This sage advice is so common, and yet very rarely followed. Keep in mind that a troll’s desired outcome on your channel is to either elicit an emotional response from you or your audience, or to turn the attention away from you, and onto themselves. Either way, engaging with them is tantamount to feeding them. Please don’t let the troll goad you into saying something in anger that you will regret later. If they fail to get a rise out of you or steal your audience, they’re going to go elsewhere. Flat out ignore them, as well as ban and report them.
2. Ban the troll
As per image, to ban a troll, you click on the troll’s name in chat, and click the Ban User icon.
3. Report the troll
Banning the troll merely prevents them from using your chat. Twitch themselves take no action against them for a ban, so be sure to report them too. As per image, to report a troll, you click on the troll’s name in chat, click the verical elipses button, and then and click Report <trollname>. You will then get a little popup where you can select the reason, so that Twitch can investigate.
4. Prevent ban evasions
When you ban a troll, a lot of the time, they are just going to create another Twitch account and carrying on spewing vitriol in your chat under the new account. This is against Twitch’s t’s and c’s, so when you ban and report the new account, be sure to select the ‘trying to evade a ban’ option as the reason. Presumably, Twitch will block the IP address, but this doesn’t happen in real time, so there are some things you can do to make this little game of back and forth more tedious for the troll than for you:
- Allow only verified Twitch accounts: Consider permanently changing the chat to only allow those who have verified Twitch accounts to type.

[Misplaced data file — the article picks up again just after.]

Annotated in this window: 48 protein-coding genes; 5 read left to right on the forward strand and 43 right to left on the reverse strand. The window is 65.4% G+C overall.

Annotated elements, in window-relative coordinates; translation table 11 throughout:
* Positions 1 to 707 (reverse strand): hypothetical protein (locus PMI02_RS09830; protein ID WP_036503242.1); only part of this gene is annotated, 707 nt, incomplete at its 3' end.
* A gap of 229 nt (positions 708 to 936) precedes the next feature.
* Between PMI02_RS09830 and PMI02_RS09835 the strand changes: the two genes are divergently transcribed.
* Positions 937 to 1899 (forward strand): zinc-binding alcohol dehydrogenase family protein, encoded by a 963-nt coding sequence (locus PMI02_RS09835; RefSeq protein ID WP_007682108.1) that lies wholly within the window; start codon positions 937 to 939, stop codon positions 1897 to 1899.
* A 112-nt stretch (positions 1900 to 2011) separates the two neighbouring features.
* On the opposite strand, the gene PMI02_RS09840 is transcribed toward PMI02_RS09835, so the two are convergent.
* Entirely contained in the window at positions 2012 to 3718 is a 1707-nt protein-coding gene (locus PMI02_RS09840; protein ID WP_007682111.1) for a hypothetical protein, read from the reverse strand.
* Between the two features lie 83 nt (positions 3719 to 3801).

This prevents trolls from repeatedly creating throwaway accounts to harass you. You will lose nothing by doing this. People who subscribe, donate and cheer always have verified email addresses. Trolls almost never do. You can enable this in the following way:
Gear Icon > Manage Moderation Settings > Channel Privileges > Email Verification (set to on)
- Temporarily enable ‘Followers Only Chat’: You may wish to create that one extra step for the troll by forcing them to follow before they are allowed to type. You can turn this mode on and off easily on the fly, and the default is set to only allow followers to chat after they have followed for at least 30 mins:
Gear Icon > Followers-Only Chat (tick it)
5. Use Auto Moderation
A trusted moderator is a must, but unless you’re paying your moderator/s, they can’t be expected to be on the ball the whole time for things that are absolutely preventable via auto mod settings. Whether you are going to use a chatbot, or Twitch’s in-built settings, these are some things you should really consider:
- Block hyperlinks
This will hinder spam trolls.
- Block certain words/phrases
If trolls are using certain words or phrases to insult you (like racial slurs for example), add them to a block list.
6. Remove Chat from the Overlay
Banning a troll removes all their nonsense from the chat, but if you have the chat as part of your overlay, their insults will still appear on the VOD itself. Don’t even give them that satisfaction. Twitch now records the chat and replays it on the side of your VOD, (with whatever was muted blocked out) so there isn’t really any need to have the chat as part of your overlay.
Got any other tips on troll slaying? Hit up the comments below.